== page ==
Overall though, in recent years, IMHO the main differences between Toyota and Hyundai are the countries of origin and the names on them. Much like many pistol brands, the main people I hear bashing Hyundai have never driven nor owned one :).

    I'm confident that the Ruger will hold up just fine.
     
  11. ohwell

    ohwell Member

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    The SR1911 seems like a very good gun to me I like mine sometimes you just have to ignore the thread trolls that like to bash other products than what they prefer. They'd be better off served just commenting in the threads of guns they like.
     
  12. aliasneo07

    aliasneo07 Member

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    1911 noon here, but can you just replace the mim parts with aftermarket non mim parts?
     
  13. mgmorden

    mgmorden Member

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    Yes, but sometimes 1911 parts require some handfitting to work in a new gun (sometimes they just drop in too - all depends). That's why I got rid of my last 1911 - it was a project gun that I couldn't make run right (it was darned accurate when it worked though :)). I'm hoping the Ruger makes a good replacement. I need something new to burn up the ~200 rounds of .45ACP I have left sitting in my ammo drawer anyways :).
     
  14. rellascout

    rellascout member

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    I love the mentality that anyone who does not praise a particular gun or brand is troll. I have not seen any bashing or trolling. What I see is people saying it is what it is.

    Should we say everyone who praises it, wants one or owns one is fan boy?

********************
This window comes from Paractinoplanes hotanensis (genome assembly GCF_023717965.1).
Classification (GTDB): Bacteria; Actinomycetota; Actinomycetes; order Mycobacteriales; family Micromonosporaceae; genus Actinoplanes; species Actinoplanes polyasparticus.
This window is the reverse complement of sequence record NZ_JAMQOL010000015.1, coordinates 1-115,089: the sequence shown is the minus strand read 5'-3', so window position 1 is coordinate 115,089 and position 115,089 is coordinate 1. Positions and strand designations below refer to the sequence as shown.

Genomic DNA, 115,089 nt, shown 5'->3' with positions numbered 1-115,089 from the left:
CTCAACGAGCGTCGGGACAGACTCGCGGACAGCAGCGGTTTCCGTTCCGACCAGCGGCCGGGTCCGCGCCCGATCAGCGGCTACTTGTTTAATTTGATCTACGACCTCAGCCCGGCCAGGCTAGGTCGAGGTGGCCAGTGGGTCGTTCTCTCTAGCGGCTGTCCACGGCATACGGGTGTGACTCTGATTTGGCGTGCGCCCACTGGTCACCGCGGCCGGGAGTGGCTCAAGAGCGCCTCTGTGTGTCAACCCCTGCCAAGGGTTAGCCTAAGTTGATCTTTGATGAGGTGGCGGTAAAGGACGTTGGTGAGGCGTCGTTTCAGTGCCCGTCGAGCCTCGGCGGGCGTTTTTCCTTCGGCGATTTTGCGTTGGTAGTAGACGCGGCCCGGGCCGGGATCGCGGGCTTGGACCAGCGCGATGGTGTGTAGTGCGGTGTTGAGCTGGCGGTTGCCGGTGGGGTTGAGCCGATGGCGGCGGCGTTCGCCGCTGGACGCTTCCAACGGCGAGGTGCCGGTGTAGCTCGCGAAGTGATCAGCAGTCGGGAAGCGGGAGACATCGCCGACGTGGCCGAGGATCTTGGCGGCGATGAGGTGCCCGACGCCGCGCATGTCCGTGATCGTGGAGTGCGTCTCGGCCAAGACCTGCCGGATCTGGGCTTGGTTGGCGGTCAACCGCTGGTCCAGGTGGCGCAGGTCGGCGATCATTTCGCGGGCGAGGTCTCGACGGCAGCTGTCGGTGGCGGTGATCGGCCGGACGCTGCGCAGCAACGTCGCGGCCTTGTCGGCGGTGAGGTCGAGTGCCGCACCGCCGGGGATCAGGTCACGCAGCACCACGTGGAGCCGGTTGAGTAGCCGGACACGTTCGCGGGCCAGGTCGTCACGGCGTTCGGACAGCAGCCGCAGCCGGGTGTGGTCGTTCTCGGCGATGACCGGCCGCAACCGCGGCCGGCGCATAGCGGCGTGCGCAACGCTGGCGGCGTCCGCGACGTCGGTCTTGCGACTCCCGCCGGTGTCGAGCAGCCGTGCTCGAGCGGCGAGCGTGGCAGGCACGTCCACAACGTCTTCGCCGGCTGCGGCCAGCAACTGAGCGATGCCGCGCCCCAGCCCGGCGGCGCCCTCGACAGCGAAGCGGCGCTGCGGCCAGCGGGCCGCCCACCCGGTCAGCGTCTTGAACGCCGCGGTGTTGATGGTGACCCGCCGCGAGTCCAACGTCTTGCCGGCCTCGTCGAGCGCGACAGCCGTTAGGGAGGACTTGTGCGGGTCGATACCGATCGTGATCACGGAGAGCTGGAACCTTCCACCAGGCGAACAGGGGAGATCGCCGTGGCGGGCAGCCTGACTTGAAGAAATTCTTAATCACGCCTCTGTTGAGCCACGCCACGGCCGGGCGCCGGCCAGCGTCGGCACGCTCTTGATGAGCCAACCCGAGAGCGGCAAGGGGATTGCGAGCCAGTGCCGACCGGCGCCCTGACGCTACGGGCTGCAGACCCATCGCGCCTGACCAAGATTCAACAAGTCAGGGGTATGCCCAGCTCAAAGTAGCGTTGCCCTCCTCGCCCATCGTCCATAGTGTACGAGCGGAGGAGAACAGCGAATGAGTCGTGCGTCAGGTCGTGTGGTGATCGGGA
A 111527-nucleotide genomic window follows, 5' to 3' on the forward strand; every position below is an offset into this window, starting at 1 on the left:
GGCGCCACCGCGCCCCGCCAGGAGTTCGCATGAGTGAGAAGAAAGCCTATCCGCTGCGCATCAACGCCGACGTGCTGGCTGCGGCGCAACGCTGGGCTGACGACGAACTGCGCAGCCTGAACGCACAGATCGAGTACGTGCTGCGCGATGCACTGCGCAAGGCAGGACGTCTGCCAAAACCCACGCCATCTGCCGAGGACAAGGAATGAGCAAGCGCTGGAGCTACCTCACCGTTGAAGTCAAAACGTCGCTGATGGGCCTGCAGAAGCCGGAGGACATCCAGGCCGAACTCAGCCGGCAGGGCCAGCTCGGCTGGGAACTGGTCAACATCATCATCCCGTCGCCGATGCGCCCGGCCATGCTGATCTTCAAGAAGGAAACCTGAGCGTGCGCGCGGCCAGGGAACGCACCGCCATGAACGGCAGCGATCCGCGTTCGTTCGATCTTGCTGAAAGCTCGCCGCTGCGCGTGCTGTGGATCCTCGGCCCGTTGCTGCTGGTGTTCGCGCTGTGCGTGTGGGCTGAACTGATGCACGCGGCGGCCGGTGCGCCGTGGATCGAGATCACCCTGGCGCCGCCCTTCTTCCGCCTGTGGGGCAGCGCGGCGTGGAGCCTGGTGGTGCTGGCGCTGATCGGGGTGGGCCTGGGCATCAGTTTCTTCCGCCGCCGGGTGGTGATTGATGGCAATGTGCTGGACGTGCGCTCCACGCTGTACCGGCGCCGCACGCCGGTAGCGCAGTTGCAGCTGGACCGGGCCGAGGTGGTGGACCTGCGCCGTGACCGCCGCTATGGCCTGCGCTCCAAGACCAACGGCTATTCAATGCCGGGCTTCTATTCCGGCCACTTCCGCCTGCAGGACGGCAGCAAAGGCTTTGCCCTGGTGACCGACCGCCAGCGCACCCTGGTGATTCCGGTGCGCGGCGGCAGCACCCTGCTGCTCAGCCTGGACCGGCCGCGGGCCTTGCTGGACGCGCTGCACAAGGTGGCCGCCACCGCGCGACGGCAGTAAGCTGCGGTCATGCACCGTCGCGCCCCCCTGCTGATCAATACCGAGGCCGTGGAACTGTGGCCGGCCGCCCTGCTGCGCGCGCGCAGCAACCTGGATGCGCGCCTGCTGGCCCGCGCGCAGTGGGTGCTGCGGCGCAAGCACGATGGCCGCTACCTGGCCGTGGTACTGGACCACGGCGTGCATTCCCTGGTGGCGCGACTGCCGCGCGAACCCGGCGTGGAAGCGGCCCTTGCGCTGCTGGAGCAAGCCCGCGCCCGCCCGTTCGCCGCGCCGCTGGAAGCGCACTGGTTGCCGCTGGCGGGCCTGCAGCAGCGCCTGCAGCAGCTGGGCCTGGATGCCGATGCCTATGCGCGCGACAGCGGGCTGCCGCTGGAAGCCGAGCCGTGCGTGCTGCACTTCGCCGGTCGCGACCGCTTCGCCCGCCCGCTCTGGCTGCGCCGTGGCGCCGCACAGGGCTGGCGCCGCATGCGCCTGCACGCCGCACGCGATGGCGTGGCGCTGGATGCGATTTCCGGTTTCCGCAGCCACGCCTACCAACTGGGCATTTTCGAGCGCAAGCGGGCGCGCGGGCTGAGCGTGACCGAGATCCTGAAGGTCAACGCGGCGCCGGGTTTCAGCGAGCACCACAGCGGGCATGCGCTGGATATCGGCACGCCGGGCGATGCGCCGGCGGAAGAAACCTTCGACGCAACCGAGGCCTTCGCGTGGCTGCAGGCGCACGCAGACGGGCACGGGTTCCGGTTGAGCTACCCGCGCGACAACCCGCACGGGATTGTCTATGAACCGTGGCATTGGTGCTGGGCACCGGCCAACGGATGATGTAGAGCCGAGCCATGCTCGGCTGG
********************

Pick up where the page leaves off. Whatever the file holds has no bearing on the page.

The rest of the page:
15. Ben86

    Ben86 Member

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    That gun looks excellent, thanks for posting pictures.

    I think I'll be making one of those my first 1911. I was about to get a para, but if I can get a ruger for about the same price..
     
  16. rellascout

    rellascout member

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    100% Ruger over the Para.
     
  17. ohwell

    ohwell Member

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    I can assure you scout I have not found anything wrong with my new SR1911 yet not even any hammer follow
     
  18. rellascout

    rellascout member

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    Good for you. That would also be true for every single factory/stock 1911 I have ever owned. The one your comment is alluding to was a custom job which anyone who knows about 1911s can compromise long term reliability. One has to ask why you felt the need to bring that up? I guess your need to feel good about your choice in 1911s demanded it. If you like your Ruger why the need to lash out? <edit>